Written & Directed by: Michael Haneke
Starring: Jean-Louis Trintignant and Emmanuelle Riva
An elderly couple returns from a classical music concert to find that someone had attempted to break into their beautiful apartment while they were away. Little do they know, something far more sinister than some petty thief is about to come along and shatter their comfortable lifestyle.
So begins German-born Austrian filmmaker Michael Haneke's quietly devastating portrait of old age and unconditional love.
This French-language gem avoids all the melodrama usually associated with films centred on old age and the loss of a loved one. Anyone who has witnessed the cruel ravages of dementia or Alzheimer's -- or old age, in general -- can attest to the raw authenticity in which Haneke captures the decline of this elderly French couple.
Anne (Emmanuelle Riva) and Georges (Jean-Louis Trintignant) have been married for more than 50 years. Their past -- and their familiarity with one another as longtime companions -- is slowly revealed to us through the little stories they share with one another and the little affectionate gestures with which they communicate. Whether Anne is flipping through an old photo album, commenting on the beauty of life, or Georges is recounting a film that moved him to tears as a child, their marriage and comfortable companionship is a testament to their love for one another. Despite the passage of time, you can see glimpses of the young lovers they once were.
But then Anne suffers a stroke as a result of a blocked carotid artery and the unsuccessful resulting surgery leads to her eventual rapid decline. Georges struggles to care for his wife, resolutely refusing to hand her off to a nursing home.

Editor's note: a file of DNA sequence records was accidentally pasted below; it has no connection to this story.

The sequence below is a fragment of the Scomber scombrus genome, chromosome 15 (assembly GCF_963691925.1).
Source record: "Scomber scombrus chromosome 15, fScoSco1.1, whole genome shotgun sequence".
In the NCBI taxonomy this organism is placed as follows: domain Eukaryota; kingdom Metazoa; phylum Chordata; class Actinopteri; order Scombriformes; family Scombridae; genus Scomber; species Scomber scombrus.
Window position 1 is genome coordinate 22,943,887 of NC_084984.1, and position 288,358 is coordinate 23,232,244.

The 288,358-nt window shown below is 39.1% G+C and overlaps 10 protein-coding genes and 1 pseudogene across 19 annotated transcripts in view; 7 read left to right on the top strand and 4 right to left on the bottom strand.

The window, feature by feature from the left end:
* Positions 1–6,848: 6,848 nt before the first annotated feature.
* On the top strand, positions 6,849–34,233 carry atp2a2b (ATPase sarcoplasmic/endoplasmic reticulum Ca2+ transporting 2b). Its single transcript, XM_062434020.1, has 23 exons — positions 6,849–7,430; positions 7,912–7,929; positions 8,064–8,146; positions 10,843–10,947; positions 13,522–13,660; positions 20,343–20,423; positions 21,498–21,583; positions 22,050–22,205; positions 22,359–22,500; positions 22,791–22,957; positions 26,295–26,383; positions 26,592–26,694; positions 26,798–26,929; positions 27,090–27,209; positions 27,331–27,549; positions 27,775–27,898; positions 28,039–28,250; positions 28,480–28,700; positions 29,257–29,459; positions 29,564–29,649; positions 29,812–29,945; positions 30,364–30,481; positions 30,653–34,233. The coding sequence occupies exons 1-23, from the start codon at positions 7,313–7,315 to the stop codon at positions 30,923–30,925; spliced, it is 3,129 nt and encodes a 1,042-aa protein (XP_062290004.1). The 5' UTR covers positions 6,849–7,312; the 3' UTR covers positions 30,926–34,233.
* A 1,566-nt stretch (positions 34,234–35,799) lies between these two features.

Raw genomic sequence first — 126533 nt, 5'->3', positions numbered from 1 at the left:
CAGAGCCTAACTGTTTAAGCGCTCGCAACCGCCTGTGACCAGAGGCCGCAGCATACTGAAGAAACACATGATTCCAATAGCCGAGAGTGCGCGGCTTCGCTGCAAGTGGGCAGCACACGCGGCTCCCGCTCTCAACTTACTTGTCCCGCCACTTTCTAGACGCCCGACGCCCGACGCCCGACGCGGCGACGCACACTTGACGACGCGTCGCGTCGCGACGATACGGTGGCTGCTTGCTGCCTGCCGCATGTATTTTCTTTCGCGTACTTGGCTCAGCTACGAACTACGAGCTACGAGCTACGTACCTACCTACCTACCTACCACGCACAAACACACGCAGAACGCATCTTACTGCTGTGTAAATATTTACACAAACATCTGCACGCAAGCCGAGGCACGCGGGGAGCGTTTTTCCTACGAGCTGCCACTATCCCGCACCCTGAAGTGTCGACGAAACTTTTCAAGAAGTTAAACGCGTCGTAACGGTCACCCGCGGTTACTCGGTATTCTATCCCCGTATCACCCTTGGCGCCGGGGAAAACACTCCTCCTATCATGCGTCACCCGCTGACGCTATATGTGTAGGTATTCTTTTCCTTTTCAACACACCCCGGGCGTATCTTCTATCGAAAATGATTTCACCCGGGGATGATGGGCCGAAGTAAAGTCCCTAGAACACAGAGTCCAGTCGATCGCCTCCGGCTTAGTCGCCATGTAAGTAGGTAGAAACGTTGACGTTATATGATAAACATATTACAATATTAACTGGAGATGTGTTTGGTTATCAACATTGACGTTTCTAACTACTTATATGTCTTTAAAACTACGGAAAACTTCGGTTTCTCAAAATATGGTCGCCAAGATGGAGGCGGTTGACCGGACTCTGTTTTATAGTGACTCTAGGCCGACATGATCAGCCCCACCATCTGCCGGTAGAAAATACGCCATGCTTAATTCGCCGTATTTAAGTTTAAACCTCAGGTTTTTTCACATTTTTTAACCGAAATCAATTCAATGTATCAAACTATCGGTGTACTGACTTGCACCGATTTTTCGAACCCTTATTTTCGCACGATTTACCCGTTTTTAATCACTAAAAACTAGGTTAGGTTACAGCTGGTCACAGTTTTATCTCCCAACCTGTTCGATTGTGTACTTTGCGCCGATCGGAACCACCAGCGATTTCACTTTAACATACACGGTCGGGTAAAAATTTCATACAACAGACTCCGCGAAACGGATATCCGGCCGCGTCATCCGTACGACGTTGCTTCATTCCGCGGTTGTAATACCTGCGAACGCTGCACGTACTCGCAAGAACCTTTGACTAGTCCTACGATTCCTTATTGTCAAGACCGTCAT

To watch Georges grapple with decisions and question his actions is equally as heartbreaking to watch as witnessing Anne's slow deterioration and suffering. It's enough to emotionally shatter even the most cynical viewer.
Haneke, as both screenwriter and director, is at the helm of what is arguably the most realistic portrayal of old age ever captured on film. His assured, confident direction and touching dialogue allows his two lead actors to shine. Riva and Trintignant, both acting legends in their native France, are absolute powerhouses here. Riva is absolutely devastating to watch, while Trintignant's subtly nuanced performance as the struggling spouse is just so full of truth that you can literally feel the gravity of his situation. They are beautiful performances, both.
While the film presents you with things you'll fear later in life, it also provides hope that we'll all experience the same unconditional love and support from a spouse, friend or relative that will guide us through advanced age's crueler moments.
Beneath the tragedy of watching a loved one slip away, Amour is an intimate, powerful look at advanced age -- but it's ultimately, above all, a love story.
FINAL GRADE: A